Month 18: Top 10 Sensory Activities for your 18 month old

Month 18: Top 10 Sensory Activities for your 18 month old

Ladies and gentleman please prepare for landing at Playground Airport. Local time is play-time and the temperature is moderately pleasant for kids.

For your safety and comfort, I will remain seated with my seat belt fastened until captain mom turns off the fasten seat belt sign. This will indicate that we have parked at the playground and that it is safe to disembark the stroller.

screech kapow-comic-word-wall-sticker-black-s

“On behalf of mommy Airlines, I’d like to thank…”

Bam! I don’t think mom knows what hit her as I leap out of the stroller running like flash towards the playground structure; growing giganotosaurus like in size the closer I get to it. My head bobbing, surfer blonde hair waving in all directions … adrenaline increasing (wow that’s a big word for me). As I approach the playground, it towers above me.

Within the playground structure, a stratoslidotron (a slide) shines at me; this is a structure known for accelerating superheroes down a guided path. Without hesitation I begin the 1.23 sec flash climb to the top.. wow… another 0.32 seconds and down I go.. woohoo…. That was fun!

As I look around I see fellow comrades running around the playground with smiles ear to ear. A rush of serotonin pushes me to join the funtivities. Zoom! I’m running under structures, over the small mushrooms and … Hmmm… there is a large ladder in front of me. All the big kids climbed up so quickly. Hmmm… can I do it? Let’s try.

Up I go the first step… yikes slipped down. Lets try again! Up… up… up… I made it!!! I turn around and see captain mom clapping and smiling. I started to clap away. Wait… where are the kids? They are all the way on the other side. OK… off I go! See you all next month.

Lots of smiles, Josh

Josh climbing on a ladder

Every day our toddlers are getting more confident. Just like Josh liking to push himself and test his limits, having an environment where there are more skilled children allows him to get more motivated and try new things. A playground is a perfect location to have fun and learn new skills.

Here are my top 10 sensory activities for your 18 month old toddler.

As always, these activities have been tried and tested.

Sensory Play Activities

1. Climbing the playground structures

Skills Developed

Targeted Senses

Balance, motor planning (ability to conceptualize, plan &  carry out an unfamiliar task), body awareness, bilateral coordination, hand & shoulder strength, core strength and trunk control. Proprioception, vestibular, tactile senses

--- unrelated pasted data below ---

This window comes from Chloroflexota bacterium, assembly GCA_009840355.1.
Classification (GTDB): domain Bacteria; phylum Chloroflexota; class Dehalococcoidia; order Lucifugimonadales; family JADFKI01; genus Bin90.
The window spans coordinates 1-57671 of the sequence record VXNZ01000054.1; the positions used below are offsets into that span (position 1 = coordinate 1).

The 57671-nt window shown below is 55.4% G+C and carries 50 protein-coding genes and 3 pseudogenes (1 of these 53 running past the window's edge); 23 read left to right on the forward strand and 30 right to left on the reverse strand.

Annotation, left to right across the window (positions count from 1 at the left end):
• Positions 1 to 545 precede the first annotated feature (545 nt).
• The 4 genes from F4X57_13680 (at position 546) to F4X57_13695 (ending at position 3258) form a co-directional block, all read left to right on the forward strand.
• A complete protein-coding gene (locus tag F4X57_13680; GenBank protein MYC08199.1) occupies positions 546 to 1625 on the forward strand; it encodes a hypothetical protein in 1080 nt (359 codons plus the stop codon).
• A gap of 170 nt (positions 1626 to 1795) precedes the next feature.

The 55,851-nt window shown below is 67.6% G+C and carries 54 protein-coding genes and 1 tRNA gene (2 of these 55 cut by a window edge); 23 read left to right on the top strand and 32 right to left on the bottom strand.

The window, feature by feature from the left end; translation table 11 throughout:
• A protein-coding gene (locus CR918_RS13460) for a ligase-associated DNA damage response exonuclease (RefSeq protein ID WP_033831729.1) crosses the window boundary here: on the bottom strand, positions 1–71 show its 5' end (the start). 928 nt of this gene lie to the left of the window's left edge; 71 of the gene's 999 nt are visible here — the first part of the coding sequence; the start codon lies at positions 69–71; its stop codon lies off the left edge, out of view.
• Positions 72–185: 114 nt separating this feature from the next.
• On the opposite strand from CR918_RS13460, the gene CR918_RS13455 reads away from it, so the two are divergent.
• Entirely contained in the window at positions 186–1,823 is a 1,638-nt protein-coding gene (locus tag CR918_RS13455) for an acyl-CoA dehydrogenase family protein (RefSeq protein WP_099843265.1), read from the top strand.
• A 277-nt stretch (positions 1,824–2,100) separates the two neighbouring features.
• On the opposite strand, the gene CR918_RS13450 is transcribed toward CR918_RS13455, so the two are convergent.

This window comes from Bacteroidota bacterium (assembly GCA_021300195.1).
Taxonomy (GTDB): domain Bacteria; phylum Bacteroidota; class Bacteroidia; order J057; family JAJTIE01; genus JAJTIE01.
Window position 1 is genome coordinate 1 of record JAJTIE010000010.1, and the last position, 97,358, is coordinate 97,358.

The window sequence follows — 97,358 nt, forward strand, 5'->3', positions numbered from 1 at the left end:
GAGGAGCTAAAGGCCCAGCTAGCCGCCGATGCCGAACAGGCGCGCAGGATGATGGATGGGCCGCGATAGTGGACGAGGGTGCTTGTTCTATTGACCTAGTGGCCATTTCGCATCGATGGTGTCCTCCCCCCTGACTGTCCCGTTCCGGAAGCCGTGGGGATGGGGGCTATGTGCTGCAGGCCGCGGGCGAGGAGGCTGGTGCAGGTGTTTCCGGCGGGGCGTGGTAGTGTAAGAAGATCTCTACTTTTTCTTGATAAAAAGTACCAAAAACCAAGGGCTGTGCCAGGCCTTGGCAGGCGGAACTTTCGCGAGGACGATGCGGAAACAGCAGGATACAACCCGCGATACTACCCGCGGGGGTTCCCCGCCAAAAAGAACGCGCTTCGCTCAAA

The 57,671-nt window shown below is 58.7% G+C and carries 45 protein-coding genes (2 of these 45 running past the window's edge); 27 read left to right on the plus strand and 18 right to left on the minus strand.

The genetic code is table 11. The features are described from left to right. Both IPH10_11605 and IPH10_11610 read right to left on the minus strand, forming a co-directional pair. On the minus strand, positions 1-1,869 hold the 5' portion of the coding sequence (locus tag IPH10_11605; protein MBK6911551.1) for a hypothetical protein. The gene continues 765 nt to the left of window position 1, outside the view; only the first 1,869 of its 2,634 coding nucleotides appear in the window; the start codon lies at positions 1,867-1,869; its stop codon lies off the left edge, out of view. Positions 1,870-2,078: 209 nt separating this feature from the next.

Little toddlers love to explore. Their confidence is increasing. A playground is a perfect location to help them explore and learn new skills.

Most local playgrounds provide many structures that your little one can climb.

2. Play dough fun

Josh and play dough

Play dough is lots of fun and has many benefits.

Skills Developed

Targeted Senses

Fine motor development including: hand strengthening, pincer grasp, finger isolation as well as hand eye coordination and bilateral coordination. Tactile, proprioception senses

How to play:

When introducing play dough, give your little one time to explore how it feels. They may start squeezing and pulling it apart. After a few minutes start introducing new concepts. After a while you may provide an open-ended play opportunity to see what else they can come up with.

Let me get you started with the following ideas. Play dough can be:

  • Squashed
  • Pulled apart
  • Squeezed into different directions
  • Flattened
  • Rolled
  • You can hide objects in it. Start with larger objects such as toy coins, little animals etc. The first few times you may need to hide the objects for them.
  • Once things are hidden in play dough your little one can start digging through it and pull them out.
  • Poking is also fun. Start with them using their pointer finger to make holes in the play dough.
  • Introduce play dough toys that can poke and manipulate play dough.

I also recommend singing songs to match a particular action you are trying to encourage them to do. Make up songs about rolling, poking or squeezing play dough as you play.

My favorite no–cook Play Dough Recipe:


  • 2 cups plain flour
  • ½ cup salt
  • 2 tablespoons of cream of tartar
  • 2 tablespoons vegetable oil
  • 1 ½ cups of boing water
  • Food coloring

What to do:

  1. Mix flour, salt, cream of tartar and oil in a large mixing bowl
  2. In another bowl add water and mix it with food coloring
  3. Add both mixtures together
  4. Stir until combined (it still might be sticky)
  5. Allow it to rest